An open letter to Guardian editor Alan Rusbridger
By Carl Bernstein
There is plenty of time - and there are abundant venues - to debate relevant questions about Mr Snowden's historical role, his legal fate, the morality of his actions, and the meaning of the information he has chosen to disclose.
But your appearance before the Commons today strikes me as something quite different in purpose and dangerously pernicious: an attempt by the highest UK authorities to shift the issue from government policies and excessive government secrecy in the United States and Great Britain to the conduct of the press - which has been quite admirable and responsible in the case of the Guardian, particularly, and the way it has handled information initially provided by Mr Snowden.
Indeed, generally speaking, the record of journalists, in Britain and the United States in handling genuine national security information since World War II, without causing harm to our democracies or giving up genuine secrets to real enemies, is far more responsible than the over-classification, disingenuousness, and (sometimes) outright lying by a series of governments, prime ministers and presidents when it comes to information that rightly ought to be known and debated in a free society. Especially in recent years.
TYou are being called to testify at a moment when governments in Washington and London seem intent on erecting the most serious (and self-serving) barriers against legitimate news reporting - especially of excessive government secrecy - we have seen in decades.
The stories published by The Guardian, the Washington Post and the New York Times based on Mr Snowden's information to date hardly seem to represent reckless disclosure of specific national security secrets of value to terrorists or enemy governments or in such a manner as to make possible the identification of undercover agents or operatives whose lives or livelihoods would be endangered by such disclosure. Such information has been carefully redacted by the Guardian and other publications and withheld from stories based on information from Mr Snowden. Certainly terrorists are already aware that they are under extensive surveillance, and did not need Mr Snowden or the Guardian to tell them that.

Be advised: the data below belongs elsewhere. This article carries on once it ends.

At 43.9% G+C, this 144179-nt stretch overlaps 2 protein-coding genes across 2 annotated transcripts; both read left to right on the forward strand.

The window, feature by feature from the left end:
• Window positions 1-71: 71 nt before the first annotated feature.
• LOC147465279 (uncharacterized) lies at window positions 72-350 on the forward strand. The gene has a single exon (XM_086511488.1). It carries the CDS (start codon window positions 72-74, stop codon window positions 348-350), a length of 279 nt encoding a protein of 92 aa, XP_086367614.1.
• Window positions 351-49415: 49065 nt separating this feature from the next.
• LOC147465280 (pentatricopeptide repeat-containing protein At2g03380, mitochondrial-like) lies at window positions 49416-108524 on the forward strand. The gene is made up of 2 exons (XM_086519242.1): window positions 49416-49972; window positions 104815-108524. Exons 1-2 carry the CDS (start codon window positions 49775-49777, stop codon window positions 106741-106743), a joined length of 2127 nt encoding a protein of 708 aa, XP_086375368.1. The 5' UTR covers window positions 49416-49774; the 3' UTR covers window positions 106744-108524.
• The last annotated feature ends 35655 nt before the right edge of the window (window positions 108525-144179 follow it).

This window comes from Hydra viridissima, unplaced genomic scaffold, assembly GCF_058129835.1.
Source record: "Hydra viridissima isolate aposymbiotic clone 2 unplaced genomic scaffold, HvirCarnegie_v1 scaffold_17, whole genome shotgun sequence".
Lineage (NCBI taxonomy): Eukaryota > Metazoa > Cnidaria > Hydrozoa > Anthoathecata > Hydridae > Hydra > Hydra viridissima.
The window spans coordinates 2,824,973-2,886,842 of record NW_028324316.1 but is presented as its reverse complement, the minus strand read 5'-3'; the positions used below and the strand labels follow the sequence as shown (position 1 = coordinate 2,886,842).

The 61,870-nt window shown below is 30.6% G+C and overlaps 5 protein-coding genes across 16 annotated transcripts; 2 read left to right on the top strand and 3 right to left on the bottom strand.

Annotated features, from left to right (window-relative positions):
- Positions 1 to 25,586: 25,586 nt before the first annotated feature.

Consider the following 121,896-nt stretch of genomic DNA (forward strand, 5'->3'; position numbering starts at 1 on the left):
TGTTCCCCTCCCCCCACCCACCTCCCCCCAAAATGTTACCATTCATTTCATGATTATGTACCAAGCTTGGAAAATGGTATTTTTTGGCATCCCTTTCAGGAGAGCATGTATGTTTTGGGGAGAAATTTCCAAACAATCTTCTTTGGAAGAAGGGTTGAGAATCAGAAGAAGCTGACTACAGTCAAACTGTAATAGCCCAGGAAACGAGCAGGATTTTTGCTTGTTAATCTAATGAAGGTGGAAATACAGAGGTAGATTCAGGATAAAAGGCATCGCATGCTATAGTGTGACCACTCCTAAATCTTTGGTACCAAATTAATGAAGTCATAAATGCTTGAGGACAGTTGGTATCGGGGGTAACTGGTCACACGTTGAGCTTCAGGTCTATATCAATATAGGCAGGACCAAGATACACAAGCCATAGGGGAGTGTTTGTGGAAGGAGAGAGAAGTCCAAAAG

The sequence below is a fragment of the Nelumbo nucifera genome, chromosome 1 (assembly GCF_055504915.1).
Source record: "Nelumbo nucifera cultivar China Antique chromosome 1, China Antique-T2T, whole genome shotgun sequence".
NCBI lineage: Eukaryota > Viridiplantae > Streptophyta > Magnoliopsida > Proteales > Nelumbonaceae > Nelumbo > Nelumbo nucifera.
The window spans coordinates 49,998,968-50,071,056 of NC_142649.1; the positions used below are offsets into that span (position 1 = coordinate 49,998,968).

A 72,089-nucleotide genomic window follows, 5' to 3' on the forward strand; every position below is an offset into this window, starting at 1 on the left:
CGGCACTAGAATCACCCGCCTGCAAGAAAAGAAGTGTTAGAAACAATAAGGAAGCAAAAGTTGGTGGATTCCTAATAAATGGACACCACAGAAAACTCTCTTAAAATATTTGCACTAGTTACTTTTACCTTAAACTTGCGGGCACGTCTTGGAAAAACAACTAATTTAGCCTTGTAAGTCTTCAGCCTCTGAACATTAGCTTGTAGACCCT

Rather, the stories published by the Guardian - like those in the Washington Post and the New York Times - describe the scale and scope of electronic information-gathering our governments have been engaged in - most of it hardly surprising in the aggregate, given the state of today's technology, and a good deal of it previously known and reported and indeed often discussed "on background" with reporters by high government officials from the White House to Downing Street confident that their identities will not be disclosed.
Moreover, the Guardian - like the Times and the Post in the US - has gone to great lengths to consult with Downing Street, the White House and intelligence agencies before publishing certain information, giving time for concerns to be raised, discussed sensibly, and considered.
What is new and most significant about the information originating with Mr Snowden and some of its specificity is how government surveillance has been conducted by intelligence agencies without the proper oversight - especially in the United States - by the legislative and judicial branches of government charged with such oversight, especially as the capabilities of information-gathering have become so pervasive and enveloping and with the potential to undermine the rights of all citizens if not carefully supervised. The "co-operation" of internet and telecommunications companies in some of these activities ought to be of particular concern to legislative bodies like the Commons and the US Congress.
As we have learned following the recent disclosures initiated by Mr Snowden, intelligence agencies - especially the NSA in the United States - have assiduously tried to avoid and get around such oversight, been deliberately unforthcoming and oftentimes disingenuous with even the highest government authorities that are supposed to supervise their activities and prevent abuse.
That is the subject of the rightful and necessary public debate that is now taking place in the US, the UK and elsewhere.
Rather than hauling in journalists for questioning and trying to intimidate them, the Commons would do well to encourage and join that debate over how the vast electronic intelligence-gathering capabilities of the modern security-state can be employed in a manner that gives up little or nothing to real terrorists and real enemies and skilfully uses all our technological capabilities to protect us, while at the same time taking every possible measure to insure that these capabilities are not abused in a way that would abrogate the rights and privacy of law-abiding citizens.
There have always been tensions between such objectives in our democracies, especially in regard to the role of the press. But as we learned in the United States during our experience with the Pentagon Papers and Watergate, it is essential that no prior governmental restraints or intimidation be imposed on a truly free press; otherwise, in such darkness, we encourage the risk of our democracies falling prey to despotism and demagoguery and even criminality by our elected leaders and government officials.
With warmest regards and admiration,